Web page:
Landslide Ground Investigations

Road Closures in UK due to Landslides and Landslip.

Landslide Ground Investigation

A57 Snake Pass closes again for landslide ground investigations

Landslides and Ground Investigations

A57  landslide ground investigations

Travel between Manchester and Sheffield will see ongoing delays as the A57 Snake Pass is closed again in September due to three landslides, The route was closed by the council for four weeks in February this year after it suffered three landslides due to heavy rainfall during Storm Eunice and Storm Franklin.
Two of the ground movement locations were already being monitored but the third – the most serious failure – was a new landslide. The current closure will allow for further site investigations and a design solution to this latest landslip.

The A57, known as the Snake Pass, in Derbyshire has closed again to allow specialist contractors to carry out an investigation into the causes of a landslide earlier this year.

Read More About A57 Snake Pass Closure and Site Investigations

Derby Telegraph features News Article on Five-mile stretch of A57 Snake Pass to close to all vehicles for four weeks.

Derbyshire has a number of roads closed due to landslips in the Derbyshire Times the Highways Chiefs explains why:

Derbyshire County Council says the county is particularly prone to landslips due to its geology.

“The causes of landslips can be from scour, climate change, saturation, impact or fire,” a spokesperson said.

“Water from rainfall is often a driving factor and when combined with climate changes, the effects can be sudden and enormous, like we have seen recently at Snake Pass.

“We carry out laser scanning to several slip sites to monitor change. Some landslips remain in a stable condition for years so we can carry out minor surfacing repairs to keep them open.

The Derbyshire roads closed by landslips – and why they keep happening on our highways

Snowdonia landslide sees A498 road closed

A landslide has blocked a busy road in Snowdonia for several days.

The stretch of road on the A498 between the Penygwryd Hotel and Beddgelert, in Gwynedd, was hit by a landslide on Friday, North Wales police said.

Rocks and muddy water spilled onto the road after heavy rain and strong winds in the area.

Diversions have been put in place until debris can be removed from the road, with motorists advised to avoid the area.

Earth Environmental & Geotechnical

Devon; Mudslide sees A358 road closed Reported in Metro

Ground Investigation following landslide

Landslide Ground Investigations.

In the last month there has been another bout of road closures throughout the UK due to landslip and landslides. The resultant road closures cause disruption, frustration and delays. Landslides can also cause serious issues for railways and a potential hazard to people and properties.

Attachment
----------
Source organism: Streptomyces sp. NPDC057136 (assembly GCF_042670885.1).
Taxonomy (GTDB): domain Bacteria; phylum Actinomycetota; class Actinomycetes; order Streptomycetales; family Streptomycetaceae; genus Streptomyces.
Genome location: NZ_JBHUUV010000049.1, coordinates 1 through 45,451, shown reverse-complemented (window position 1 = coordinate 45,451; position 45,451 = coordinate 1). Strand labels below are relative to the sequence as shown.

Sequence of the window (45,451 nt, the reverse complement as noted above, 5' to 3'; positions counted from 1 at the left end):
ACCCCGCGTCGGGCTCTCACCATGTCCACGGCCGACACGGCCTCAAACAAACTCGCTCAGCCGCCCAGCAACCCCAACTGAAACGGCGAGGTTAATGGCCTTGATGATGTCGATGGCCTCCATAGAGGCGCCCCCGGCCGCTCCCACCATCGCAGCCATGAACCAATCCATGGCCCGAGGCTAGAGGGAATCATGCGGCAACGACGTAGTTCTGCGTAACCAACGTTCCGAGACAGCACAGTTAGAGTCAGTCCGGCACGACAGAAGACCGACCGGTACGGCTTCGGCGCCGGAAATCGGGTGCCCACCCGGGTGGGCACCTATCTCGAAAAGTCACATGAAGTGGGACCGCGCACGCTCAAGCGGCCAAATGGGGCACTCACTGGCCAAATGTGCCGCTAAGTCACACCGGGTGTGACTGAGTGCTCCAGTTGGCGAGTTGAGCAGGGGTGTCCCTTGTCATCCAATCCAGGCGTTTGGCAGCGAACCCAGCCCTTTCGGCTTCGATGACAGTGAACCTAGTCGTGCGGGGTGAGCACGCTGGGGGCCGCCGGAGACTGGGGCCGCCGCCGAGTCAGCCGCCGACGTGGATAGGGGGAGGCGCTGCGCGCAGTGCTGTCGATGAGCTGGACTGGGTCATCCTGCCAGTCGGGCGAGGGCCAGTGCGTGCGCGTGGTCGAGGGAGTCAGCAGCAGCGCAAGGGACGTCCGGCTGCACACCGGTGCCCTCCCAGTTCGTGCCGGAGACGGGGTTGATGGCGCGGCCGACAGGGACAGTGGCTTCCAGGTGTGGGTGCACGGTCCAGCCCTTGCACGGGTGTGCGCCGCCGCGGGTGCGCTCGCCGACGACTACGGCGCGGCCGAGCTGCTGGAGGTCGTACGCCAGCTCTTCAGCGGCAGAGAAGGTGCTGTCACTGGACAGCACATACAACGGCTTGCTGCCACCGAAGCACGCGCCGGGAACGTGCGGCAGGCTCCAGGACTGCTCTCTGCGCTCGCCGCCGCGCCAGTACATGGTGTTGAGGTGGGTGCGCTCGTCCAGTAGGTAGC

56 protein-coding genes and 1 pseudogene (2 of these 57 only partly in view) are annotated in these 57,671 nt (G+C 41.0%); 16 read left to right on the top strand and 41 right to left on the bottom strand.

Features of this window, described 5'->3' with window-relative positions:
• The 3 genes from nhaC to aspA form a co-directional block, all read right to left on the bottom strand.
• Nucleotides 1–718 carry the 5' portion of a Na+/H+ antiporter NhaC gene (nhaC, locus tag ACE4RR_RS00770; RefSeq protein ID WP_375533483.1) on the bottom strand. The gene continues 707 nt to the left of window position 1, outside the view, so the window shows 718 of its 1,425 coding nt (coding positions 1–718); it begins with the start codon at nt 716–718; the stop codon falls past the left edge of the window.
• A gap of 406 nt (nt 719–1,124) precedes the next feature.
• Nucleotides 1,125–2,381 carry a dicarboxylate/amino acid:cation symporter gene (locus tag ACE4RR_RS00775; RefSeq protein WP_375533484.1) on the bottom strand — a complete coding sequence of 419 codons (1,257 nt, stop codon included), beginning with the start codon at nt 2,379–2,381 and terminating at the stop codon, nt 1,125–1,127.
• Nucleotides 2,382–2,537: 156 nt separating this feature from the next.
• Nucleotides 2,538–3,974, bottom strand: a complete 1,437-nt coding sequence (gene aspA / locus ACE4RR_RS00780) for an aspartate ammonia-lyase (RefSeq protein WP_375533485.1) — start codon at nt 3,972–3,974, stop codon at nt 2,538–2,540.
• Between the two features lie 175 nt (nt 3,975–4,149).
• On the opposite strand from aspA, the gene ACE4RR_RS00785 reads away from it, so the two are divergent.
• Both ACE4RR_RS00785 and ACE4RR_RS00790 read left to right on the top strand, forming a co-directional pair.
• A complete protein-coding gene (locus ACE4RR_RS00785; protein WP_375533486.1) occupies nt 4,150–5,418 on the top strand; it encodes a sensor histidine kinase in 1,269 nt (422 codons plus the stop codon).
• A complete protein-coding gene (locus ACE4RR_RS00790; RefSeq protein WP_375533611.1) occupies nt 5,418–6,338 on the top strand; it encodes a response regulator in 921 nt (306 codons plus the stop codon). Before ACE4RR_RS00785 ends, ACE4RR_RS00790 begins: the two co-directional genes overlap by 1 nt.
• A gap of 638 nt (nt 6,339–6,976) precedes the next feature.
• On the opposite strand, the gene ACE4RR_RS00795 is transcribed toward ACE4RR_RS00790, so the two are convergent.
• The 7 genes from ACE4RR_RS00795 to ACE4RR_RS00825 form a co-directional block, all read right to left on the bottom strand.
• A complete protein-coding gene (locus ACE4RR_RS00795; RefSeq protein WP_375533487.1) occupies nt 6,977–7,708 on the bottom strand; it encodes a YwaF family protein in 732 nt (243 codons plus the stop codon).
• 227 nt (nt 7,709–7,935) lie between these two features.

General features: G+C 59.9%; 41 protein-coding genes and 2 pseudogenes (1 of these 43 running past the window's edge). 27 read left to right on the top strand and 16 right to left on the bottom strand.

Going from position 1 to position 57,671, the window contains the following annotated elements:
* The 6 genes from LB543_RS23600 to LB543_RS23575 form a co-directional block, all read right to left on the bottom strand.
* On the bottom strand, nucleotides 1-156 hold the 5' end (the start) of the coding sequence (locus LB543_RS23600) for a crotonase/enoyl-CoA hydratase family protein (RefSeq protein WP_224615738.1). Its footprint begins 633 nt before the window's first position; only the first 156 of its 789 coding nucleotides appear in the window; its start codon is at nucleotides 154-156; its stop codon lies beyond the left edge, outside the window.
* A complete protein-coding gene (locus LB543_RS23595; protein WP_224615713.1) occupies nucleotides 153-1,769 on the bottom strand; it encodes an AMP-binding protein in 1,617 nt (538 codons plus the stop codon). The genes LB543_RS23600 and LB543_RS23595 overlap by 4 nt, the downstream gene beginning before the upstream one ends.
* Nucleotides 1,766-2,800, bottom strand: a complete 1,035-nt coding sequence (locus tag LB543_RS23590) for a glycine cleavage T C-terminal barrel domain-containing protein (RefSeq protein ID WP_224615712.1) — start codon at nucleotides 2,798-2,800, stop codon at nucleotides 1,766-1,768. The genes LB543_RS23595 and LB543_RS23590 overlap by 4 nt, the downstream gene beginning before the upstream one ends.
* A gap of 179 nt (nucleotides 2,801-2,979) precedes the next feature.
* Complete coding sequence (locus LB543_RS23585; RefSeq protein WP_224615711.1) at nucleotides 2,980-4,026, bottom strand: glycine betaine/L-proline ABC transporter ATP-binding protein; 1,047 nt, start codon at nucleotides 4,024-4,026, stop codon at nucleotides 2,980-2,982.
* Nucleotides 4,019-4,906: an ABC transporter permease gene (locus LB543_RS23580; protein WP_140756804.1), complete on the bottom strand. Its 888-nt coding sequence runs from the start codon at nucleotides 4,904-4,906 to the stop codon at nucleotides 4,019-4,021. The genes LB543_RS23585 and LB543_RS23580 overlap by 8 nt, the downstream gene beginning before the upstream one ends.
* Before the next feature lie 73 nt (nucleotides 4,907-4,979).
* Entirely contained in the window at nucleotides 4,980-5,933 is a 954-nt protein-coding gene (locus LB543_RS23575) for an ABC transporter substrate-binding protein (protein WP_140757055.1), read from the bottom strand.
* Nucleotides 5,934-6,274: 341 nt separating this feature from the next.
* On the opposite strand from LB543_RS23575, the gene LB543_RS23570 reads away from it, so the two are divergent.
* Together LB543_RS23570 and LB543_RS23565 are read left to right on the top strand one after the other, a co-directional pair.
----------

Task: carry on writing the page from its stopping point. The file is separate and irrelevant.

At Earth Environmental & Geotechnical we have experience of an extensive range of Geotechnical services including Landslide Ground Investigations to prevent and mitigate landslip, landslides and slope stability.

We work with civil engineers, local authorities, property developers and construction companies to develop pragmatic solutions for sites that require an understanding of the ground conditions, the risks posed, relative cost and technical merits of a wide range of novel and civil engineering based techniques.


Houldsworth Mill Business & Arts Centre,
Houldsworth Street,

Tel: 0161 975 6088

More Information on Landslides

What causes a Landslide?

A number of factors can trigger a landslide including heavy rainfall, geological conditions, and land use. Landslide, in the geotechnical engineering view, is the problem of slope stability on unsaturated soil, the strength of unsaturated soil is changed during the water infiltration in soil mass. Many of the road closures in the UK due to landslides happen after storms or heavy periods of rainfall. Indeed in some areas the Highways and local authorities take preventative measures and close areas prone to landslides when heavy rain is forecast. e.g A83 in Scotland closed 3rd October 2022

What is a Landslide?

Landslide is a broad term that encompasses five “mass wasting” modes, including falls, topples, slides, spreads, and flows. These movements are even further categorised based on geological material (bedrock, debris, or earth).

When the force of gravity acting on a slope exceeds the resisting forces of a slope, the slope will fail and a landslide occurs.
External factors can lead to landslides happening, including:

  • Water-saturated slope materials through heavy rains or snowmelt
  • Erosion especially at the bottom of the slope
  • Slope angle
  • Rock type
  • Grain size
  • Arrangement of Rock layers
  • Strength of material weakened
  • Freeze – Thaw
  • Earthquakes, especially of magnitude 4.0 or greater
  • Excess weight from snow and rain accumulation, stockpiling of materials, waste piles, or man-made structures

A landslide can happen suddenly or more slowly over long periods of time,  it is a mass movement of material, such as rock, earth or debris, down a slope and can have dramatic effects of infrastructure and people.

Whilst a landslide may be the result of just one factor it is frequently a combination of a few.

For example Earth Environmental & Geotechnical (Southern) Ltd were commissioned to undertake a Geotechnical Appraisal of a cliff collapse in Cornwall.  The Geotechnical Appraisal was to assess for cliff stability of a site near Watergate Bay in Newquay, Cornwall. The investigation found that the landslide “fall” was the result of a combination of factors including, rock type, rock structure and introduction of water into the cliff face (during unseasonably wet weather).


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www. Earth Environmental – Scotland


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